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I'm coming from an Oracle background and came across code to create a SQL Server view which I've never seen before.

We have a view called viewA (for example)

Within the script to generate the view I see this code

select columnA, columnB, columnC
from tableA as vw_tableB

The question I have is, what is the view really called?

Is it viewA or vw_tableB.

The other question I have is what is the rationale behind this?

  • Oracle supports table aliases too? Just not with as. The as is optional in SQL Server. If that is the only code in the view the table alias looks pointless though. – Martin Smith Jun 1 '16 at 22:52
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The view is called whatever is listed in the CREATE statement, which would look like this in the script.

CREATE VIEW viewA AS

The vw_tableB is an table alias https://technet.microsoft.com/en-us/library/ms187455.aspx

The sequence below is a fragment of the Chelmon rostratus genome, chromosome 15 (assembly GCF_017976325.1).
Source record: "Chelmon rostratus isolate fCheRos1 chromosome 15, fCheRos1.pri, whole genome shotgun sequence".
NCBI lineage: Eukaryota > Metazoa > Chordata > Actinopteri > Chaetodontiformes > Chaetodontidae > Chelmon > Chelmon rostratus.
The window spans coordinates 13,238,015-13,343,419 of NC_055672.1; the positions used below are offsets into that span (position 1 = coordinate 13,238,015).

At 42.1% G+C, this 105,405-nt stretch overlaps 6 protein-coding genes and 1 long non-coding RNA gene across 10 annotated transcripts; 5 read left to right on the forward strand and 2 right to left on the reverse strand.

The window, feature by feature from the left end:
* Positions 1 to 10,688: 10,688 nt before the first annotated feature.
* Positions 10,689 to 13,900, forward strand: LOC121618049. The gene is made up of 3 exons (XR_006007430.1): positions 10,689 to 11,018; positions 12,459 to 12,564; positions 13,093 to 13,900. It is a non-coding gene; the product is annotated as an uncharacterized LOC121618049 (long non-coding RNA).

The readability of a SELECT statement can be improved by giving a table an alias, also known as a correlation name or range variable. A table alias can be assigned either with or without the AS keyword:

  • Thanks, I've just never seen the entire select statement aliased when that alias is not being used anywhere else. The link you provided is how I've normally done it (ie aliased the tables being joined). – vksf Jun 3 '16 at 3:17
  • Yeah, that's an odd way to use an alias. I wonder if the original author had started that query with more ideas on joins, but never finished. – tpet Jun 3 '16 at 15:19
  • agreed! when i first saw it i thought it was some weird sql server thing (since i'm coming from an oracle background). as you said it was probably something that the author started (or maybe copied from some other query). – vksf Jun 5 '16 at 0:46

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